Another Red River Historian

When you take into the account the vast volumes of literature that American historians have produced over the last two centuries, what becomes clear is that the Red River hasn’t been discussed much. Like the Thames in England, the Nile in Egypt, the Ganges of India, and the Tigris in ancient Persia, rivers have defined the civilizations that grew around them, and the Mississippi River has been given that honor in the United States. And that’s pretty much how it should be… the Red River isn’t the grandest of streams, after all. Though it figured prominently in the boundary questions between the US, Spain, France, the Caddoan Confederacy, Mexico, Texas, and Arkansas, the Red River happened to become important just as river traffic was slowly giving way to the railroads, and what could have become a major river in American history was instead left to nature.

Red River bottoms by childress
Certain historians have recognized the Red River, however, and none has done such a good job of it than Dan Flores. Flores, who holds a PhD from Texas A&M and is a native of Natchitoches, has become one of the eminent historians of American West history. His research has focused on the “Old Southwest” (also called the Near Southwest) in many of his books, and what I like best about him is that he emphasizes the past through both geography and art, which allows the reader to obtain a “sense of place.” One of his first projects was as editor to the short but informative Journal of an Indian Trader: Anthony Glass and the Texas Trading Frontier, 1790-1810 (1985). Flores allows Glass to recount his explorations, adding geographic descriptions to create a valuable reference to early interactions between Native Americans and European capitalists. In Horizontal Yellow: Nature and History in the Near Southwest (1999), he again combined geography and history by explaining – very poetically – how the landscape of the Llano Estacado shaped human interaction. He was one of the first historians to offer a thorough treatment of the Louisiana Purchase expedition up the Red River in Southern Counterpart to Lewis and Clark: The Freeman and Custis Expedition of 1806 (2002). As best he could, he recreated portions of the journey himself, and filled gaps with a realistic imagination as so much of the original landscape had been altered over the years.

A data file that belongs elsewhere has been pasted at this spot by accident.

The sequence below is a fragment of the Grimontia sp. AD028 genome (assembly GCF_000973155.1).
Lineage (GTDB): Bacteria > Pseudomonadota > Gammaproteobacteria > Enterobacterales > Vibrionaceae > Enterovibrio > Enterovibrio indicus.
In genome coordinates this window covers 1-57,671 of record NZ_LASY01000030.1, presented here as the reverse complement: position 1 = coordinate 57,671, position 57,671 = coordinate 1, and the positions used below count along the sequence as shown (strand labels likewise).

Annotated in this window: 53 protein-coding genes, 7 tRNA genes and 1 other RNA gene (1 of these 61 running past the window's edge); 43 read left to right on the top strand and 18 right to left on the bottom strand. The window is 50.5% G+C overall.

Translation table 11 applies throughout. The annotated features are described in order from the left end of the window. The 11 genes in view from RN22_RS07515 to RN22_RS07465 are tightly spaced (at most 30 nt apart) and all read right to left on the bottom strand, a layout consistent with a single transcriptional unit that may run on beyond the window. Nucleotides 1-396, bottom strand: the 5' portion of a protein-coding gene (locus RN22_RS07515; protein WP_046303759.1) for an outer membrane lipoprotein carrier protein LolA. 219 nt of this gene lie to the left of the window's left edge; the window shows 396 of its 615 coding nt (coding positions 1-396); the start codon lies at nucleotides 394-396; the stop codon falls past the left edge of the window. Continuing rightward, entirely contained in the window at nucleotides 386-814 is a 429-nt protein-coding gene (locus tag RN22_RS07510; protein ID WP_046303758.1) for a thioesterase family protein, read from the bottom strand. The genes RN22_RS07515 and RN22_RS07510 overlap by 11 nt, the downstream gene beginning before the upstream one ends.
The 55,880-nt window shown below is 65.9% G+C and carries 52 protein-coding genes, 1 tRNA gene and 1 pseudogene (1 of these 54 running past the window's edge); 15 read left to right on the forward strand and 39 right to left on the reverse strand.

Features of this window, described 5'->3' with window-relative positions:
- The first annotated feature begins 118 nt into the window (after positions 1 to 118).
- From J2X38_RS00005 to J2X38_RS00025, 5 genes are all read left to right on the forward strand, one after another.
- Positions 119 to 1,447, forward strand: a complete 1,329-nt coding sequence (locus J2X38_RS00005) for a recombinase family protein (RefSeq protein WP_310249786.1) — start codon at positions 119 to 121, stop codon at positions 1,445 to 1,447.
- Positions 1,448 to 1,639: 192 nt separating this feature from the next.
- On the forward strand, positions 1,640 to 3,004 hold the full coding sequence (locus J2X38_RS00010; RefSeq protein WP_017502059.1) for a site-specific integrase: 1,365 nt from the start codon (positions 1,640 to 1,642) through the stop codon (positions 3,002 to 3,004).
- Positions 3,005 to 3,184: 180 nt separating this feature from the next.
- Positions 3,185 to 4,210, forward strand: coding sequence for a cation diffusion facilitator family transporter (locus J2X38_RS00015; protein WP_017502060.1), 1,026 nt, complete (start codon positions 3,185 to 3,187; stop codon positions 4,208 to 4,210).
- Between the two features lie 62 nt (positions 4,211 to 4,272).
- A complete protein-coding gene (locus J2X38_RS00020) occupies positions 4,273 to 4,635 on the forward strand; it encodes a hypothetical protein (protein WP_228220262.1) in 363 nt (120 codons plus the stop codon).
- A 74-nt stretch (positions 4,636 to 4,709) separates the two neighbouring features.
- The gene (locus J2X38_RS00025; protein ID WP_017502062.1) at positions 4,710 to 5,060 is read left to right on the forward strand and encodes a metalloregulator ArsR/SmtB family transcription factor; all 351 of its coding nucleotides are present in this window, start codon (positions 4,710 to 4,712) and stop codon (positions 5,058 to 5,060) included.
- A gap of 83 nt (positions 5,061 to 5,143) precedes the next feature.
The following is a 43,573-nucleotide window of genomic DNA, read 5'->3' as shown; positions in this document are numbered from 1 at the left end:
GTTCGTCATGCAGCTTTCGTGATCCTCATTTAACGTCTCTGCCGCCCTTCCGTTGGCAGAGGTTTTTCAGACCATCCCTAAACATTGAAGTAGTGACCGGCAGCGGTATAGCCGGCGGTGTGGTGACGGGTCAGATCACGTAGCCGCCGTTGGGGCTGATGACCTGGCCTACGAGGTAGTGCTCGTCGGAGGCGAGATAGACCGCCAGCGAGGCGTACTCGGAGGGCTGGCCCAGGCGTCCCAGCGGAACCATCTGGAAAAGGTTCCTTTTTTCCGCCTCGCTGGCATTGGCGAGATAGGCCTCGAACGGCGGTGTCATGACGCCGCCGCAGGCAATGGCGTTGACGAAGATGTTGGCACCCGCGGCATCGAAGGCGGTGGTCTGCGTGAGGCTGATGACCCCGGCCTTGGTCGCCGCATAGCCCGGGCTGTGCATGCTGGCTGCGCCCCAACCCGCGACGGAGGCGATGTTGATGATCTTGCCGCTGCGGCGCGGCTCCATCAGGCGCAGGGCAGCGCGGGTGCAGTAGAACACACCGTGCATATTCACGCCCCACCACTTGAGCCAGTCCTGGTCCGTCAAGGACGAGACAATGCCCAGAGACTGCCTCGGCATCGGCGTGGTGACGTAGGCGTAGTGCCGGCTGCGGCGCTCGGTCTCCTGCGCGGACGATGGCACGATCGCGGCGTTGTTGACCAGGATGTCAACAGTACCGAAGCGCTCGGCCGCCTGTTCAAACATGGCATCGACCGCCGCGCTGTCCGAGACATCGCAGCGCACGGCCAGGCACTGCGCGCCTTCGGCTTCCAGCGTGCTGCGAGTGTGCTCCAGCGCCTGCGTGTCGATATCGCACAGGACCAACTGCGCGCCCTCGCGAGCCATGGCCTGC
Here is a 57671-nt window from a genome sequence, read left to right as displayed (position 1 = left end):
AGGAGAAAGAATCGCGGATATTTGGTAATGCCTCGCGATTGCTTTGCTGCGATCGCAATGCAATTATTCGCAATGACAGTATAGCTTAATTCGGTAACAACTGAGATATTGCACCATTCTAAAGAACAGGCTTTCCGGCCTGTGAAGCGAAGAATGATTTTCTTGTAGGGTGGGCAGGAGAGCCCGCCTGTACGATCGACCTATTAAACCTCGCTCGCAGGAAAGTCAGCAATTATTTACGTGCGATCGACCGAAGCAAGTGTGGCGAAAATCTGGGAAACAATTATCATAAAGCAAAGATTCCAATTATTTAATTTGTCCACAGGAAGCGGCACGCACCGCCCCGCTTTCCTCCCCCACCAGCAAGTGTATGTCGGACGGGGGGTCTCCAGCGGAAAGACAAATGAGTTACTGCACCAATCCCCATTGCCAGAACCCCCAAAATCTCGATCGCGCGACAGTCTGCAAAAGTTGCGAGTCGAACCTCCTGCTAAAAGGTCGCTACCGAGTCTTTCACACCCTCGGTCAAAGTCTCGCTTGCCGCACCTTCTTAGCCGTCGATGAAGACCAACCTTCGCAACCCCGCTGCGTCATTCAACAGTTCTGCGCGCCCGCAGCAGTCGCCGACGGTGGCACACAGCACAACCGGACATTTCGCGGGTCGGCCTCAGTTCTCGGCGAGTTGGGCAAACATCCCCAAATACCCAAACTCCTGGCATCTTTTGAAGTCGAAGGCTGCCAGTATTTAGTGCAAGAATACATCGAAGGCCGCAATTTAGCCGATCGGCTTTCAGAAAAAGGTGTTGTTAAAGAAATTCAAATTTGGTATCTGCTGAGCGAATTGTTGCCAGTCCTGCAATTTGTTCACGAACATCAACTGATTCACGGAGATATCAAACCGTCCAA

Carpenter Bluff bridge wide shot tx side
I highly recommend Dr. Flores’ studies on the Red River. Like John Graves did in his classic treatment of the wild Brazos of 1960, Goodbye to a River, Flores makes the Red River a central figure in his histories, and when you read his books, the river becomes as important a figure as any one man or woman. I truly hope that one day, my small contribution to the study of the Red River will be even a fraction as good as his.

Published in: on May 30, 2013 at 4:31 am  Comments (1)  
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An Ode to New Orleans

ship on mississippi

New Orleans awakened a creative hunger in me. I just felt like sharing this feeling. Ignore as you wish!

I gained an idea
in a town I visited
Back in the month
Of soft autumn light.
The sidewalks were carved
by millions of footsteps
and the balconies filled
with the inkiness of night.

The houses, all worn
gleamed in the sun
and shadows were cast
softly, if at all.
In the flits of history
of the public square
along the river banks
I heard the idea call.

I listened intently
as I drank the absinthe
and watched as souls
stumbled about.
Saw an old staircase
climbed to its end
and laughed absurdly
as I called them out.

The tugs of voices
some ancient, some new
others quiet or poor
I strained to remember.
The cause of my longing
that found throughout
those streets, those buildings
on that day in November.

I leaned in closely
as I sighed, understood
that to live in my head
was a worn-out cause.
I had to reach into
the city, the sounds
the art of being alive –
the gained idea I had once lost.

Robin Cole-Jett, 2012

Published in: on March 10, 2013 at 5:41 am  Leave a Comment  
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